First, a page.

86529 : Woyzeck

Written in 1836-7, left incomplete at the death of its author, this short play has proven to be influential beyond its apparent modesty. Published in 1874 and first performed in 1913, “Woyzeck” is fresh, contemporary, problematic, challenging, universal and a powerful piece of theatre. Its fragmentary form and basis on real murder cases anticipates the documentary theatre of Piscator (and Brecht). The work of Piscator in 1920-30s Berlin anticipates such contemporary works as “The Laramie Project” and “Tot Mum” by Steven Soderbergh. “Tot Mum” uses verbatim transcripts and multi-media to present the story of a pending murder trial in the form of a CNN interview.

In documentary theatre, social issues are explored emphasising factual information over aesthetic considerations. “Woyzeck” is based on the murder by Johann Christian Woyzeck of his partner Johanna Christiane Woost in Leipzig in 1821. Woyzeck was found guilty but the sentence of death was not carried out for years as the court was not satisfied and deliberated over whether Woyzeck was in charge of his mental faculties at the time of the murder. In the age when people were shipped to Australia for the term of their natural life for stealing a loaf of bread, the court in Leipzig shows remarkable modern compassion and understanding making the case extraordinary in the context of German social justice in the post Napoleonic age. This is probably what attracted Buchner to the story. Buchner was a revolutionary medical student with strong views on social justice.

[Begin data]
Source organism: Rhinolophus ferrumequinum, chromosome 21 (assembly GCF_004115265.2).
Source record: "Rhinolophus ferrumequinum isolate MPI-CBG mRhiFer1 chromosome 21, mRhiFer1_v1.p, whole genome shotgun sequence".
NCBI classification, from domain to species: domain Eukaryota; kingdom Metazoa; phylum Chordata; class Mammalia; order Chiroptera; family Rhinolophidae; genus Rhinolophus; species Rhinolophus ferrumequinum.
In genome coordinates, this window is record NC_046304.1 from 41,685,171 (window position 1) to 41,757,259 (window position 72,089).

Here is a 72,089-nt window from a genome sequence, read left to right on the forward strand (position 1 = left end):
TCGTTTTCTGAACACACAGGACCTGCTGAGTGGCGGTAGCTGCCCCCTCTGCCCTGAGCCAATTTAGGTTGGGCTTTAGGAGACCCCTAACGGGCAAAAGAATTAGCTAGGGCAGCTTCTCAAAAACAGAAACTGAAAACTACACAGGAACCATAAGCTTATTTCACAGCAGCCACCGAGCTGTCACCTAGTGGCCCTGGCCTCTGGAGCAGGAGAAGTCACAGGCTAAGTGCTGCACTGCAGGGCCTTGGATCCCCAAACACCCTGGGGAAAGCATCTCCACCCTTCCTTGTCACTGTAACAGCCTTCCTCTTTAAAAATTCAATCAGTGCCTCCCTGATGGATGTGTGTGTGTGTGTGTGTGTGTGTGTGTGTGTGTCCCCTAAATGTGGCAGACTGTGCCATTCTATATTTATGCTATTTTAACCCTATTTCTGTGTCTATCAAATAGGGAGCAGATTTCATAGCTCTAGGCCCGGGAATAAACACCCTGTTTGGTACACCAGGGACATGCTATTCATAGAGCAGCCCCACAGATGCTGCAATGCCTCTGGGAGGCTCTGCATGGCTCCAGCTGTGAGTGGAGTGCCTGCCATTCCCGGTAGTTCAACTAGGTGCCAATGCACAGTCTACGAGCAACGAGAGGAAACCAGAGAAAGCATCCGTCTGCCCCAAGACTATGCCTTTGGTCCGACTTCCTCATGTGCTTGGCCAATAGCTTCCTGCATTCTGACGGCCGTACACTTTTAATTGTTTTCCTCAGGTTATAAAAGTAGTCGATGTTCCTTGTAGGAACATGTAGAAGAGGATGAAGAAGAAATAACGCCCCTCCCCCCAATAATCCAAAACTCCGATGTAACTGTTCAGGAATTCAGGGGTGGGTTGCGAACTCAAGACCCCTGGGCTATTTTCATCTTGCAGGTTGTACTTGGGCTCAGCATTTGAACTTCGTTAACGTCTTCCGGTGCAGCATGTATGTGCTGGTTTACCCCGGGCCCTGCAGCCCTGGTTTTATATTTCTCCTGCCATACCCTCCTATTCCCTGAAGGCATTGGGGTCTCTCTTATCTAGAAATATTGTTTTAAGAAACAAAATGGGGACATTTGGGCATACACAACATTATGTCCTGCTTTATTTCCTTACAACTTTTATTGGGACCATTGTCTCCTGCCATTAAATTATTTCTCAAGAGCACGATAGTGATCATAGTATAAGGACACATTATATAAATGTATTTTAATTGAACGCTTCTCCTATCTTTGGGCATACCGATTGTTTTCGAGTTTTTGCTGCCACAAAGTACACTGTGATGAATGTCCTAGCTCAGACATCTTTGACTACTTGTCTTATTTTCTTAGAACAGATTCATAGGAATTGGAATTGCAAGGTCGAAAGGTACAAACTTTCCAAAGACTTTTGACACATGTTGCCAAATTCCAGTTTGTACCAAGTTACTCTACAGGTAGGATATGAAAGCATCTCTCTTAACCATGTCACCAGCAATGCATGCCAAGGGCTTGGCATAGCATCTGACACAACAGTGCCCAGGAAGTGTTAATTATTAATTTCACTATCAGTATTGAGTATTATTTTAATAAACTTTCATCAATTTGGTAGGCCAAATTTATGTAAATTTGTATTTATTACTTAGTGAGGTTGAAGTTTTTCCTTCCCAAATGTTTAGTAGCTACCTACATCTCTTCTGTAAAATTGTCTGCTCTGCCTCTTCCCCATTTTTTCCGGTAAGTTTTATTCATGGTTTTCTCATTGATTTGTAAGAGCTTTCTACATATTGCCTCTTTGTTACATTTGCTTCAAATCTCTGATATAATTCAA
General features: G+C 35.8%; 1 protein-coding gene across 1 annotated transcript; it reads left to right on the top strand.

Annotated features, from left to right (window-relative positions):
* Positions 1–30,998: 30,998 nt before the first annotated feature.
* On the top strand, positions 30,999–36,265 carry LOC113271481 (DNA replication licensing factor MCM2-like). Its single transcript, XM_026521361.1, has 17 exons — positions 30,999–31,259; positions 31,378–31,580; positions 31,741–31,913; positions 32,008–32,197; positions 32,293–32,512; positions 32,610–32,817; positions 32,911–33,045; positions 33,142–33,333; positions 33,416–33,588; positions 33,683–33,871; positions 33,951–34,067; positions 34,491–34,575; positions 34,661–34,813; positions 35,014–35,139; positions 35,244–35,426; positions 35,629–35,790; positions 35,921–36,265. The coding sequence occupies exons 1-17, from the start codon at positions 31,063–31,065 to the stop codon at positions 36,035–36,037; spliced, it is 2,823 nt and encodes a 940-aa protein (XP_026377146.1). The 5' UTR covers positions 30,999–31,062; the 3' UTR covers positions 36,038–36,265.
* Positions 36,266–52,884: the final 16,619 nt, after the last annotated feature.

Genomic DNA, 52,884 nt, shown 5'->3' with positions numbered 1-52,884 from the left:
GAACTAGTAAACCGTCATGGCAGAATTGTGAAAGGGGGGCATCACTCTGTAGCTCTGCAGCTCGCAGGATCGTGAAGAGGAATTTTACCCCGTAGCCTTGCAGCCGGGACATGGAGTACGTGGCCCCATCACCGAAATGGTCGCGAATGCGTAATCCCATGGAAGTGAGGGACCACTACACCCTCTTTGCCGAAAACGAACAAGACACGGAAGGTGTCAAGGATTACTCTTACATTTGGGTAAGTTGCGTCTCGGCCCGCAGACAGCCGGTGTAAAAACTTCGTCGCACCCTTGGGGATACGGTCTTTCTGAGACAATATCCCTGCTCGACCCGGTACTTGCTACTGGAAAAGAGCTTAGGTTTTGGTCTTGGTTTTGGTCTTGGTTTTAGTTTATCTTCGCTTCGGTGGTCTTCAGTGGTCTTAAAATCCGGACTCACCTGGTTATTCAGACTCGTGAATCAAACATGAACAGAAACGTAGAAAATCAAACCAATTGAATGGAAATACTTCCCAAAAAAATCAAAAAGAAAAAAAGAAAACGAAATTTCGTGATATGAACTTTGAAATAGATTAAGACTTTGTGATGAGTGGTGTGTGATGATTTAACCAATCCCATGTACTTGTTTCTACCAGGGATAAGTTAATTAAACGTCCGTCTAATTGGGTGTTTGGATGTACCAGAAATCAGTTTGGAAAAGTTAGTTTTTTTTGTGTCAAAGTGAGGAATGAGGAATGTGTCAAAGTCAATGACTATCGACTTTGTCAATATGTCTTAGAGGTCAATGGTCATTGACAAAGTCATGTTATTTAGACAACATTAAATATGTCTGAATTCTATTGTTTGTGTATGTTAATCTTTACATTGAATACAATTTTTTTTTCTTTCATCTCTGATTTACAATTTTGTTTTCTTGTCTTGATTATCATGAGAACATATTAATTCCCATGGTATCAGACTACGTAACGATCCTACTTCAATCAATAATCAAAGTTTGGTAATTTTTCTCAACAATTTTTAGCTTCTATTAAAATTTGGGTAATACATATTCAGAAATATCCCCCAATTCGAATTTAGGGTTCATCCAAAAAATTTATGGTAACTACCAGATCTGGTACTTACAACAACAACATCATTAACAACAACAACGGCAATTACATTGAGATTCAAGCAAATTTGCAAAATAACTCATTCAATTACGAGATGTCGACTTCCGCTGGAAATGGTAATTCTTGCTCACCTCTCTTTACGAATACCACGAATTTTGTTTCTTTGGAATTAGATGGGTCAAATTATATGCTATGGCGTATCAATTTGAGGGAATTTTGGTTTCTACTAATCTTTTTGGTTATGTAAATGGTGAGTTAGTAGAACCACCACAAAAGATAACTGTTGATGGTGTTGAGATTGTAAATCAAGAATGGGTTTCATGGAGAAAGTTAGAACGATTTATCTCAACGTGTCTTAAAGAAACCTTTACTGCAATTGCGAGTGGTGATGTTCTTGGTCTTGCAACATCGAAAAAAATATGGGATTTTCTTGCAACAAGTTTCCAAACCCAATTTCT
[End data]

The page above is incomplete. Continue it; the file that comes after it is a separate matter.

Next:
“Woyzeck” the play lends itself to multiple interpretation. At the heart of the work is Buchner’s dispassionate presentation of the “hero” as the most sensitive, aware, reflective, loving and ultimately brutal character in the play. The play asks us to confront the situation of a man driven to commit murder. Is it because he is mad, driven mad by circumstance and jealousy or the criminally insane experiments of the Doctor (foreshadowing that other great criminal Dr Josef Mengele)? Or is he an avenging angel? A class warrior? Or simply a psychopath? In today’s post truth/fake news/alternate fact environment “Woyzeck” offers no real answers other than it was ever thus.

The choice of Old Government House in Parramatta, a building contemporary to the events and writing of “Woyzeck”, as the architectural platform for your stage design is deliberate. In order to interpret the play we must confront the past to make sense of the present.